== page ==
Name-dropping Travis Scott, the controversial rapper explained how labels profit from keeping rappers hooked on substances.
Azealia Banks is indisputably one of the most controversial figures in music. While her opinions can be somewhat jarring, there is truth and validity in some of her signature rants. In her most recent address, the New Yorker got serious as she discussed predatory labels and their lack of concern with the mental health and wellness of rappers.
In a lengthy upload to her Instagram page Friday (April 9) following the death of DMX, the rapper discussed in detail the carelessness of labels in regards to the mental health of rap artists, opening up about her experience before offering an example. "I've had times in my career when my fans were telling me to go get help Azealia. I couldn't f*cking afford it," she explained, going into details about her contract and all the additional people she had to pay that rendered her broke.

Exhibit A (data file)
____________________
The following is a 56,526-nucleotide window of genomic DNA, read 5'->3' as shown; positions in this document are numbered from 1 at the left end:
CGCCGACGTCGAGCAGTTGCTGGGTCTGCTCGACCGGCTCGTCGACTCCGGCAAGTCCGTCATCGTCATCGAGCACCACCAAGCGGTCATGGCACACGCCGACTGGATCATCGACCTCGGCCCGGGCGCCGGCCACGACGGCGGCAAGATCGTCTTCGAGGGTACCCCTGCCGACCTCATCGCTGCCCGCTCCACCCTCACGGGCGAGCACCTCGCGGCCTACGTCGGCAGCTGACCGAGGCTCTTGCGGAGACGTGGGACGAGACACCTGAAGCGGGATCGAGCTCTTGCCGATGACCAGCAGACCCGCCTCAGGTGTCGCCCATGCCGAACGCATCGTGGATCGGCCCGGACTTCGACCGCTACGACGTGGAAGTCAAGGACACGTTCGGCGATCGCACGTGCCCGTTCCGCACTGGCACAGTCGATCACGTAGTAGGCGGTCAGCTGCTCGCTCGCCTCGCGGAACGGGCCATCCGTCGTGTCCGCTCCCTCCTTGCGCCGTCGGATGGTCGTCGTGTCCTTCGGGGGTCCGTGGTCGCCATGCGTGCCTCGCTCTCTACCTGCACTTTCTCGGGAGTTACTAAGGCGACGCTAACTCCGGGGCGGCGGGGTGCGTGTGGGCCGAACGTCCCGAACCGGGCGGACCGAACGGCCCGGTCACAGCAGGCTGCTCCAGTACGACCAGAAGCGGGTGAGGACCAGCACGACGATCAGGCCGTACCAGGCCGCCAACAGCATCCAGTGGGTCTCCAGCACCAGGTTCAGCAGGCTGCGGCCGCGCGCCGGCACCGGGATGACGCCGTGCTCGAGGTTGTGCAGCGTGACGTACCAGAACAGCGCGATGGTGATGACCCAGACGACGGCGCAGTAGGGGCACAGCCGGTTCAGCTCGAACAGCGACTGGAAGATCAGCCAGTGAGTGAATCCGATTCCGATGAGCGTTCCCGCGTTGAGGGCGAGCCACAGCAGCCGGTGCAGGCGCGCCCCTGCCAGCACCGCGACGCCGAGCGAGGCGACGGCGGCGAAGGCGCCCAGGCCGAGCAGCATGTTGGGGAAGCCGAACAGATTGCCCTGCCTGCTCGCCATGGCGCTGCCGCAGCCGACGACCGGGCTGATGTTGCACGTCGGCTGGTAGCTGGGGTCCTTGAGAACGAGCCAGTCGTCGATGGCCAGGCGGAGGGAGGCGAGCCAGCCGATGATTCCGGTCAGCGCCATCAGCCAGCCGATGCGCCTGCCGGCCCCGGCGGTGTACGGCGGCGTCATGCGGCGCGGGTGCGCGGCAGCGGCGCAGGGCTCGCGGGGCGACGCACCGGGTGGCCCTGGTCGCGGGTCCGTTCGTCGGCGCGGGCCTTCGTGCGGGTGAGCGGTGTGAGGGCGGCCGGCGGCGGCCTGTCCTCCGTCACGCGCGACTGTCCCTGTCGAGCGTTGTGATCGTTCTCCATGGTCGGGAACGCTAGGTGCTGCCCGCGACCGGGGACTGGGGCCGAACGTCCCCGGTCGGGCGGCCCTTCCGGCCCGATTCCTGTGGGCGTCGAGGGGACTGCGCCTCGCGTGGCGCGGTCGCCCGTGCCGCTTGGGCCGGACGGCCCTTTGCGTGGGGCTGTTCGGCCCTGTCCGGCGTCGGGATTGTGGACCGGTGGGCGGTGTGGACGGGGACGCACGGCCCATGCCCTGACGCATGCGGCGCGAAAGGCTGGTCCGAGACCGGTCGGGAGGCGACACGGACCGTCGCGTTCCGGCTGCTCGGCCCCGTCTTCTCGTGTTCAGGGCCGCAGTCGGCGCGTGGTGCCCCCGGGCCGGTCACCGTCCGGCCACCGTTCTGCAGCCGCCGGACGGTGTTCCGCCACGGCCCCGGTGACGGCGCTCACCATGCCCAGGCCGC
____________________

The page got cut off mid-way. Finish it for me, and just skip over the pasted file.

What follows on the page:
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Continuing in another video, the "212" rapper then used the example of Travis Scott, who many believe to have substance dependence issues. "All I'm saying is this sh*t has to f*cking change. You look at these rap n*ggas right now like look at f*cking Travis Scott, okay," began Azealia.
"Nobody's stepping in to f*cking intervene with Travis Scott, you got enablers, you probably got f*cking, tour managers, going to get the f*cking lean and going to get the Percocet so this n*gga can sit in the studio and make more money for y'all crackers," she added.
She continued, "and y'all don't care what happens to him, nobody's suggesting maybe we should have like an in-house therapist or in-house drug rehabilitation programs, no they're gonna push you to the edge and push you to the f*cking limit so you can keep creating for them."
"And then when you die of a drug overdose, then they wanna come in and cash in on it. This sh*t needs to stop," she finished in the rant. Elsewhere, she discussed DMX and how he had been open about crying out for help while his label "f*cked him out of his money."
If what Azealia is describing is, in fact, true, serious reform definitely needs to occur in the industry to prevent subsequent drug abuse from leaving another artist gone too soon.
What do you make of Azealia's comments? Let us know down below.